Beautiful 1957 Chevy Bel Air Ate $45K To Look This Good, Yours for $20K More

1957 Chevrolet Bel Air 13 photos
Photo: Garage Kept Motors
1957 Chevrolet Bel Air1957 Chevrolet Bel Air1957 Chevrolet Bel Air1957 Chevrolet Bel Air1957 Chevrolet Bel Air1957 Chevrolet Bel Air1957 Chevrolet Bel Air1957 Chevrolet Bel Air1957 Chevrolet Bel Air1957 Chevrolet Bel Air1957 Chevrolet Bel Air1957 Chevrolet Bel Air
Suppose it's not the marvelous C8 Corvette series alongside the upcoming ZR1 range-topper. In that case, the Camaro is one of the most talked-about products when it comes to Chevrolet, as the sixth-gen recently bid farewell to the muscle car world.
One might think that the void will be filled soon, and the bowtie brand said that the moniker will return, but it is unknown when that will happen. Factor in the company's focus on battery-electric vehicles and the expansion of its high-riding portfolio, and the future does not look good at all for the Camaro.

But traditional low-slung models were not part of a dying breed a few decades ago, and if anything, Chevrolet had many of them in its lineup. The Bel Air was just one that needs mentioning, as the iconic design of the first generations and the boxier shape of the last ones have helped shape the automaker. This nameplate died in 1981, when the last copy rolled off the line, and save for a quirky concept unveiled in 2002, it has remained buried ever since.

To some, the original Bel Airs look perfect, and these enthusiasts would likely be interested in the copy pictured in the gallery above. It is a 1957 model, which places it in the second generation, featuring a silver finish, a lot of chrome, five-spoke wheels, and a black interior, complete with vintage air conditioning. It also has power brakes with discs at the front axle and power steering to make the driving part more pleasant.

1957 Chevrolet Bel Air
Photo: Garage Kept Motors
As for the engine, it is a 355 ci. The 5.8-liter V8 with fuel injection and an automatic transmission hooked up to it. The output and torque are unknown, but we reckon it is punchy enough to allow its future owner to overtake other vehicles on the open road without hassle. The car has 1,730 miles (2,784 km) under its belt, and these were put there after the restoration. That's right, it's been fully restored, a process said to have eaten some $45,000.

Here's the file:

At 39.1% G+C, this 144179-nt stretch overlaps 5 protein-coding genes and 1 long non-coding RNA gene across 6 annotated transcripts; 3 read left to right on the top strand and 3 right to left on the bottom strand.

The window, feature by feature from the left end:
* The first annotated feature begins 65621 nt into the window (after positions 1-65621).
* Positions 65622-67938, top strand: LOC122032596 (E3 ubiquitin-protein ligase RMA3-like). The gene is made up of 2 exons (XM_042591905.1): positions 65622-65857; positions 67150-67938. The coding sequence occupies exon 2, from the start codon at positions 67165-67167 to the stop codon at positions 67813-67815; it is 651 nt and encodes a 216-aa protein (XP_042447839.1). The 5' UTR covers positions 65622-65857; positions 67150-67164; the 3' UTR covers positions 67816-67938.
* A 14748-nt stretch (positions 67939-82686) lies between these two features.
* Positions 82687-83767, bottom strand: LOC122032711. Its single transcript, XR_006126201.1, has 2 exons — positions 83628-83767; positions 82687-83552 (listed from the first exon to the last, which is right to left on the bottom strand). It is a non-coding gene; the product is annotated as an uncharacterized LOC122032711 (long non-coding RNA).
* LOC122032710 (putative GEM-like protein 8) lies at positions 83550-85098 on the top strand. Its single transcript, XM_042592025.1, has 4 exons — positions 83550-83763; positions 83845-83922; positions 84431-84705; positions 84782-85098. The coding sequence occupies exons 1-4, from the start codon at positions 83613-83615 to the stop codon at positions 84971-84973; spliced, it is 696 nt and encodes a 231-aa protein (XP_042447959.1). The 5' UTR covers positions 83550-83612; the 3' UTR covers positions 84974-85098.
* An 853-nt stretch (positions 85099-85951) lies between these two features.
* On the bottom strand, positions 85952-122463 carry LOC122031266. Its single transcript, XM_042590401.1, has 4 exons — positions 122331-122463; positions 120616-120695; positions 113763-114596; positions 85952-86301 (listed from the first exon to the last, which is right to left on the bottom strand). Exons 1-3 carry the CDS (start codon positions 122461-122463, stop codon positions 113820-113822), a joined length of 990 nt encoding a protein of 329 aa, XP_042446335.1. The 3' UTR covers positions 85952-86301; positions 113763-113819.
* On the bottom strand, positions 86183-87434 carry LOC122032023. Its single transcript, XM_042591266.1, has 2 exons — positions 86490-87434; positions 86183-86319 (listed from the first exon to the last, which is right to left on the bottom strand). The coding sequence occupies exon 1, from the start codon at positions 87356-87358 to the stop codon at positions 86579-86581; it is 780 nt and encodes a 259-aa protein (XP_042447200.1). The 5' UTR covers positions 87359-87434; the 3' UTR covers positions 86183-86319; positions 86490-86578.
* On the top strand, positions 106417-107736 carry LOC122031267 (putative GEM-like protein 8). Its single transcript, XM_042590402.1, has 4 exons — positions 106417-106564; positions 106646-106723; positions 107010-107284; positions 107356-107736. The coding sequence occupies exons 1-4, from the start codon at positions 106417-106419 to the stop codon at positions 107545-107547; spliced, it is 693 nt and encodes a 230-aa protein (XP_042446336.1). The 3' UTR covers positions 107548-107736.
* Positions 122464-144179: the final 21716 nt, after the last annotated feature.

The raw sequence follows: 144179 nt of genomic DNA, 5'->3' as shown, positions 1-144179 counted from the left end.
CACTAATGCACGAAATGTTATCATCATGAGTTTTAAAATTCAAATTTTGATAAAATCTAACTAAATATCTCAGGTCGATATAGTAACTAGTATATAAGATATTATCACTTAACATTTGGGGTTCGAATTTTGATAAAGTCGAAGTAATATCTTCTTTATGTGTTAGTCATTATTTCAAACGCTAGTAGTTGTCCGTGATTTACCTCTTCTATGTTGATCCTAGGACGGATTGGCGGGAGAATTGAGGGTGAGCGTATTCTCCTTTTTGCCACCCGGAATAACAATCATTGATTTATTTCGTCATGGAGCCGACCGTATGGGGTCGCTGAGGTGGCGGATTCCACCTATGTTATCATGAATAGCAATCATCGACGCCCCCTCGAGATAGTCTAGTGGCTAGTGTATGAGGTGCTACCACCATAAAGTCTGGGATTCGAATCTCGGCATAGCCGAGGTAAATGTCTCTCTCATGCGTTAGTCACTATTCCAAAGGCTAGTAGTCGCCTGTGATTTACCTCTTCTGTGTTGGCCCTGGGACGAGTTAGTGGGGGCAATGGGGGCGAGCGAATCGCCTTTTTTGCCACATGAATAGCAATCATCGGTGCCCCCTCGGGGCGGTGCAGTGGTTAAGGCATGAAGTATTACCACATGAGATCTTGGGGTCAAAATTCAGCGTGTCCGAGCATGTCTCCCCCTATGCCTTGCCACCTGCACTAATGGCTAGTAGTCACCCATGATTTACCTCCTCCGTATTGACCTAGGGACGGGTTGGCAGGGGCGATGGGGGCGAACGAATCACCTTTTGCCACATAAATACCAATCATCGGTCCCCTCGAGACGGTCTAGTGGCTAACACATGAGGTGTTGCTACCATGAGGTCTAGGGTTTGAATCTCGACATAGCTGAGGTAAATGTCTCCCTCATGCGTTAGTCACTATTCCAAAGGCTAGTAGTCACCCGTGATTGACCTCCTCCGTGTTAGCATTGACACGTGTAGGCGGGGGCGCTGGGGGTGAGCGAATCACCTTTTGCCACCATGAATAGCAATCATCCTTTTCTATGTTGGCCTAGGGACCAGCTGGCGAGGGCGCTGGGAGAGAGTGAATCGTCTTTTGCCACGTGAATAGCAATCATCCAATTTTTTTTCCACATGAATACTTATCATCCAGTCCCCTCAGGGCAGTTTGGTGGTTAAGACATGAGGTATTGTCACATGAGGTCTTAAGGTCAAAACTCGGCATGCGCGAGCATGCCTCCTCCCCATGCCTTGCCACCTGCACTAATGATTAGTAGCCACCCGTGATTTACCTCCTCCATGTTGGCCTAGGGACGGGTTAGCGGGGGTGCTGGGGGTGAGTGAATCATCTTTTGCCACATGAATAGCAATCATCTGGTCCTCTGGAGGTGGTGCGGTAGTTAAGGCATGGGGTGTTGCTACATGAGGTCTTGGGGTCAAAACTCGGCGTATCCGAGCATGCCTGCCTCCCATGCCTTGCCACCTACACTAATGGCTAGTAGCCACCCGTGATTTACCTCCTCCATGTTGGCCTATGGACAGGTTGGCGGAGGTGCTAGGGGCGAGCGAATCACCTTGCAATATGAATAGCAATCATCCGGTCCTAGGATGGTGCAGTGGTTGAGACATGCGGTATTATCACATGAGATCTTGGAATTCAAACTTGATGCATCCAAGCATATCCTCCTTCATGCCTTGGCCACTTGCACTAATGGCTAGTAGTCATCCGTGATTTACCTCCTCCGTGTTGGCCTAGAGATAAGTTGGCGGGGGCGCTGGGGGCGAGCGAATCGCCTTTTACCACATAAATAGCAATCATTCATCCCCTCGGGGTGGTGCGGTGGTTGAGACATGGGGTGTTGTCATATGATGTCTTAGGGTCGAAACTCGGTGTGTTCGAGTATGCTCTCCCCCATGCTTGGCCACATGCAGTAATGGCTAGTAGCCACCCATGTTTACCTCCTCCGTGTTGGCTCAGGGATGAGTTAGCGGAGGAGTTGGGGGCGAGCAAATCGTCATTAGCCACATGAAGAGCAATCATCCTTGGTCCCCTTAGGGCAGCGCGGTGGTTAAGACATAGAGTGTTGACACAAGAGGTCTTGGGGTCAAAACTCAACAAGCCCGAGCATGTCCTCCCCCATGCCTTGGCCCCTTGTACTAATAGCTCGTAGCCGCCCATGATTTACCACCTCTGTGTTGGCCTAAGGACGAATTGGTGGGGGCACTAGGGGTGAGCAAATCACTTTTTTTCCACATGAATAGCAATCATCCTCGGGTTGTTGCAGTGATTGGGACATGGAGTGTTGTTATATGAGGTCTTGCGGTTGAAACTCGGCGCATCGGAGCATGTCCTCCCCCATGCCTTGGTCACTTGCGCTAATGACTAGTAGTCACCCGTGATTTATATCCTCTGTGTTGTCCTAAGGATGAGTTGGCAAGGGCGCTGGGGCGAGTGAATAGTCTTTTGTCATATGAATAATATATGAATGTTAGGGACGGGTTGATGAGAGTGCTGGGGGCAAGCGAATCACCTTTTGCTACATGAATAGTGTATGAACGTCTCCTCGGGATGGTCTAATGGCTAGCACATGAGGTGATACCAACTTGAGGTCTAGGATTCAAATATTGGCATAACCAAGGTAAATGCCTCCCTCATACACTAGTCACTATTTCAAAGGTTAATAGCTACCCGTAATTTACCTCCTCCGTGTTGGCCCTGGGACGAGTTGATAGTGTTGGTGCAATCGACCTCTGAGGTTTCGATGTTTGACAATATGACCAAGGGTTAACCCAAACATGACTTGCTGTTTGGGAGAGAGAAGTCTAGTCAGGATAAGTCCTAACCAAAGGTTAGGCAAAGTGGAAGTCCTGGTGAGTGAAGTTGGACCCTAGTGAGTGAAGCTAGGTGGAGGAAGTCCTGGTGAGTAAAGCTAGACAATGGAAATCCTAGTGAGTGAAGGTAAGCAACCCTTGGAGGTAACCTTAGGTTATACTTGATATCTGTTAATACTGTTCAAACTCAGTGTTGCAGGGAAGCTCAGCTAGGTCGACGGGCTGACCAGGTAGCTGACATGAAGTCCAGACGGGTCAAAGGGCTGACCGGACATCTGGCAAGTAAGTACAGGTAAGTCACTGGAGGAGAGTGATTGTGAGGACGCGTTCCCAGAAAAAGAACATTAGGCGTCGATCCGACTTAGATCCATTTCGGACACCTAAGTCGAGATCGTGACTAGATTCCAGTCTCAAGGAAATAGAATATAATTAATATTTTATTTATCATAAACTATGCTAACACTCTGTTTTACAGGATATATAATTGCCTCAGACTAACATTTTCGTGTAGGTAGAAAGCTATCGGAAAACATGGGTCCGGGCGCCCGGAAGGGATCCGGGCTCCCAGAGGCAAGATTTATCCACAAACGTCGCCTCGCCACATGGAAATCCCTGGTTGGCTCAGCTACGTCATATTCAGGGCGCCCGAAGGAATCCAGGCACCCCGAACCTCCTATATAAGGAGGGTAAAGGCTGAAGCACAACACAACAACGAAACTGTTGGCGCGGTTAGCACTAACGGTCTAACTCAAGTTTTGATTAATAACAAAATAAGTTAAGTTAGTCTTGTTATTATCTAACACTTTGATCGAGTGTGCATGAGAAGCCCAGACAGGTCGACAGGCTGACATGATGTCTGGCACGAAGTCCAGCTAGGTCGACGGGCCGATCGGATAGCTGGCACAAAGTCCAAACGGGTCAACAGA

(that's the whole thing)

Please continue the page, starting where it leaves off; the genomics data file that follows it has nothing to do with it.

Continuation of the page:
For such an exquisite work, one might expect to pay a small fortune for it, but the truth is that it doesn't cost an arm and a leg. In fact, you can sign your name on the dotted line subsequent to transferring $64,900 to the vendor, Garage Kept Motors, which advertises it on its website here. That's about as much as two base new Malibus, a Tahoe, or a Suburban, and it slightly undercuts the C8 Corvette Stingray, which has an MSRP of $68,300.

We don't know about you, but if we had that kind of money and were in the market for a second-gen Chevy Bel Air, we'd snatch it up in an instant. But would you?
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About the author: Cristian Gnaticov
Cristian Gnaticov profile photo

After a series of unfortunate events put an end to Cristian's dream of entering a custom built & tuned old-school Dacia into a rally competition, he moved on to drive press cars and write for a living. He's worked for several automotive online journals and now he's back at autoevolution after his first tour in the mid-2000s.
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